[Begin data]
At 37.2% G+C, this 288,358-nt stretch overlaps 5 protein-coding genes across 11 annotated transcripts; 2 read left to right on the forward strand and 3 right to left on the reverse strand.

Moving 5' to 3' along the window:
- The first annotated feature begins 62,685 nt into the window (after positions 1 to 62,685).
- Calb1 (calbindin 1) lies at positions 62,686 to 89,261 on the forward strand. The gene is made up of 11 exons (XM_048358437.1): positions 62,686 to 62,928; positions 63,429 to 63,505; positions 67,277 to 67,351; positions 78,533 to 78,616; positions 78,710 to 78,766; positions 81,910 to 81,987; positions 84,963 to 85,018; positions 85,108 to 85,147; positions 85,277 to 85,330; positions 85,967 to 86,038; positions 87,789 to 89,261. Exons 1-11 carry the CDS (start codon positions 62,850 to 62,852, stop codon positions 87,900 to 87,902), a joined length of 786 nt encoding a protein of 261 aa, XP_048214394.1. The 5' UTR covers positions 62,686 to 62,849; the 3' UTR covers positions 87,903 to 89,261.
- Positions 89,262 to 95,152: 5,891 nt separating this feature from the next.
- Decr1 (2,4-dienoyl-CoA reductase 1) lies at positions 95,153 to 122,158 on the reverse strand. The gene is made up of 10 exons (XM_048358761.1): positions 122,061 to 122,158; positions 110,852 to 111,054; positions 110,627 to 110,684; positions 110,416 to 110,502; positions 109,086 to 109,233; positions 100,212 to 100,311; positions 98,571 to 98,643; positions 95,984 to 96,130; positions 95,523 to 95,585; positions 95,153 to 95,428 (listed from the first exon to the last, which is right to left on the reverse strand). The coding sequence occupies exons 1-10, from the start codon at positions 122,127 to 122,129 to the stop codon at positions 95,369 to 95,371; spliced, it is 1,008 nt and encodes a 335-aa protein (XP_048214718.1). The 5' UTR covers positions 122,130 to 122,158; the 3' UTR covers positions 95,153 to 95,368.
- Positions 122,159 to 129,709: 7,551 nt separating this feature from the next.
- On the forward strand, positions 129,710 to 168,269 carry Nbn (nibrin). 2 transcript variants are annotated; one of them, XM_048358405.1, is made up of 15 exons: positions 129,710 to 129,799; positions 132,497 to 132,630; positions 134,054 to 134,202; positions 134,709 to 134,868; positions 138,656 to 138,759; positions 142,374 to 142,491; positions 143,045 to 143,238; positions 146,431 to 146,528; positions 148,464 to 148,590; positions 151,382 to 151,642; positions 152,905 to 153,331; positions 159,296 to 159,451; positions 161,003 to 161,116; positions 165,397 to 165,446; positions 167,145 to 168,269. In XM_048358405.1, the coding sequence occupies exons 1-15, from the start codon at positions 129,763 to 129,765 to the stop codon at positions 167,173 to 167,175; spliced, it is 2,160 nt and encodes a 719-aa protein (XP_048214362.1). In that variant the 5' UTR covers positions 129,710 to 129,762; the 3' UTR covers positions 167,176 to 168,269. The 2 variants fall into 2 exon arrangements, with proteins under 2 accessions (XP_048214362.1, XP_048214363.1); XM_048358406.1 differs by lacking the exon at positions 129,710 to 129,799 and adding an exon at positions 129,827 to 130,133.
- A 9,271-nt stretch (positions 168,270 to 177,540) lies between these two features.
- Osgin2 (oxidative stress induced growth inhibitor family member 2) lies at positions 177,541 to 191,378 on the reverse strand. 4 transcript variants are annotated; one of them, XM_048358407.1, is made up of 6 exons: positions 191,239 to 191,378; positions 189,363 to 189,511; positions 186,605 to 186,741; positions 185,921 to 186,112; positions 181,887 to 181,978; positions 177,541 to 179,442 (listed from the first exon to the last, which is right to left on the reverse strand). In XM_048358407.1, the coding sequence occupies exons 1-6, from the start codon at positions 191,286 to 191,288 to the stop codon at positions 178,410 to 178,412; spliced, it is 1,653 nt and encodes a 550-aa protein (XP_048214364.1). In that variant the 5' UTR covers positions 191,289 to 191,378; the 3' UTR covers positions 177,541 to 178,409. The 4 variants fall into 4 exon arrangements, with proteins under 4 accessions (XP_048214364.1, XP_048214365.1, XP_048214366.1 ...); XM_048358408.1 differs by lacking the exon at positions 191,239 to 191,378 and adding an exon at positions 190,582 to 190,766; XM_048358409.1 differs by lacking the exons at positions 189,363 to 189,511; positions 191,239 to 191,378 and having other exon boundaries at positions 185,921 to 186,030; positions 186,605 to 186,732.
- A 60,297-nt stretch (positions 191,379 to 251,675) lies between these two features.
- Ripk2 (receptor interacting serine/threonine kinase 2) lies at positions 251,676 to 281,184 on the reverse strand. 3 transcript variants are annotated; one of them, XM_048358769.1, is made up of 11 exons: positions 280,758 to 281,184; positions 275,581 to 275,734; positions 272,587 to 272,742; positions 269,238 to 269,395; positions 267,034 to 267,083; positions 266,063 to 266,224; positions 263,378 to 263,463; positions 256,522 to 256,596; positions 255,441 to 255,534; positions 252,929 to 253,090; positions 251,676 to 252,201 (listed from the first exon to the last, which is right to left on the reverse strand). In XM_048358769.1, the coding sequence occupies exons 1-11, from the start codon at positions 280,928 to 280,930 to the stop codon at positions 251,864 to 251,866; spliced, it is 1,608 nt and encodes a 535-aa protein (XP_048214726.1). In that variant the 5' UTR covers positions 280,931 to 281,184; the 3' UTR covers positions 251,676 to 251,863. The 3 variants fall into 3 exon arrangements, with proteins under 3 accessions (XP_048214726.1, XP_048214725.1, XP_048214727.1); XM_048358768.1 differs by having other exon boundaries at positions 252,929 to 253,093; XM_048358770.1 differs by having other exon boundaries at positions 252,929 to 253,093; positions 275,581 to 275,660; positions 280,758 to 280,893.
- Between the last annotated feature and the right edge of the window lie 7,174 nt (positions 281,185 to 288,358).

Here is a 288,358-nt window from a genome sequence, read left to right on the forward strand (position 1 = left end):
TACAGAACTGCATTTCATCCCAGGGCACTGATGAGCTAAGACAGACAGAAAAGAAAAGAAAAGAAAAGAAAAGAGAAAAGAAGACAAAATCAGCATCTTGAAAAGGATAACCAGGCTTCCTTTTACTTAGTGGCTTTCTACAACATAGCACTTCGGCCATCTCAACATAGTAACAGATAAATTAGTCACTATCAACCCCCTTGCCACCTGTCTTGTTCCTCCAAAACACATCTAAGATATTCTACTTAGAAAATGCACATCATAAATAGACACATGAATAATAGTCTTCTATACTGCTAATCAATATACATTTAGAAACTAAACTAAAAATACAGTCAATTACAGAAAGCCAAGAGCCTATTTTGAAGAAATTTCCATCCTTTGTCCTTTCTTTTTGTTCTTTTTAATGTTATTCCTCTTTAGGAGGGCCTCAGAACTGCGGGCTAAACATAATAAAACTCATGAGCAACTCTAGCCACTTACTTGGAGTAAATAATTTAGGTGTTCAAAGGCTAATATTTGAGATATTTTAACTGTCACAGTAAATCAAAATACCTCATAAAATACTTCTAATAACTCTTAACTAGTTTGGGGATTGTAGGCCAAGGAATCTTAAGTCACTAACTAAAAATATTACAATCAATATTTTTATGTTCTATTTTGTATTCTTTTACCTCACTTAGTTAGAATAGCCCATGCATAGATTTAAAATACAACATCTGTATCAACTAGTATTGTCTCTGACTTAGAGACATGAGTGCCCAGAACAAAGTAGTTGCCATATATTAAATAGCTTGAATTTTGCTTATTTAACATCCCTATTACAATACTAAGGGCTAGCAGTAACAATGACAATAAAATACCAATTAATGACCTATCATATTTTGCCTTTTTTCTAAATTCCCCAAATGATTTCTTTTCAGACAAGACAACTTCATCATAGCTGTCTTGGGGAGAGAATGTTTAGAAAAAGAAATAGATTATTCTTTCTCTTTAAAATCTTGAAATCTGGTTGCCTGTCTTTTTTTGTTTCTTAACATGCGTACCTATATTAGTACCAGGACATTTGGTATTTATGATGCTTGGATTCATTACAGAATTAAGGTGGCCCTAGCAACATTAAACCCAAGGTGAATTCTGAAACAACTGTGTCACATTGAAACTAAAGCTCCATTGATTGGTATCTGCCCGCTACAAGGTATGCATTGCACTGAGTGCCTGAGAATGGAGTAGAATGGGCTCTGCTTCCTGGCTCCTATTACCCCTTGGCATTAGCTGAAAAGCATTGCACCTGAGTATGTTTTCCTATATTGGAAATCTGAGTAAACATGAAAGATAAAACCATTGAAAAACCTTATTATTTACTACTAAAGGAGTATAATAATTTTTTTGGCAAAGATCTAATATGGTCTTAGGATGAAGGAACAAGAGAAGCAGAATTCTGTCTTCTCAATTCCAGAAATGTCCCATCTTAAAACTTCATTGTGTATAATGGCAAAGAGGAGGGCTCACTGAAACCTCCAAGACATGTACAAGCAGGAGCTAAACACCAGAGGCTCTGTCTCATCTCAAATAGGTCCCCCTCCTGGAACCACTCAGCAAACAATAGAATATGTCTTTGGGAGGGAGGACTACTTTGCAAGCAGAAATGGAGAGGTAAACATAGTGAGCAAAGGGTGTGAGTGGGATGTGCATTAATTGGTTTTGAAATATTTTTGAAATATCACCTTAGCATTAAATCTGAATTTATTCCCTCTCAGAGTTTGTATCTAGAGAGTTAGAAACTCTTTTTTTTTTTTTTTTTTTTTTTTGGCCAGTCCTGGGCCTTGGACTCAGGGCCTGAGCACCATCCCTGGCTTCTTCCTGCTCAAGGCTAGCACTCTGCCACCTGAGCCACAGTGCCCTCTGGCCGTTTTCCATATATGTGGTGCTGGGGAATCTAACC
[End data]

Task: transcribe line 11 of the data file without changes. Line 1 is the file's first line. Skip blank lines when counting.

- A 60,297-nt stretch (positions 191,379 to 251,675) lies between these two features.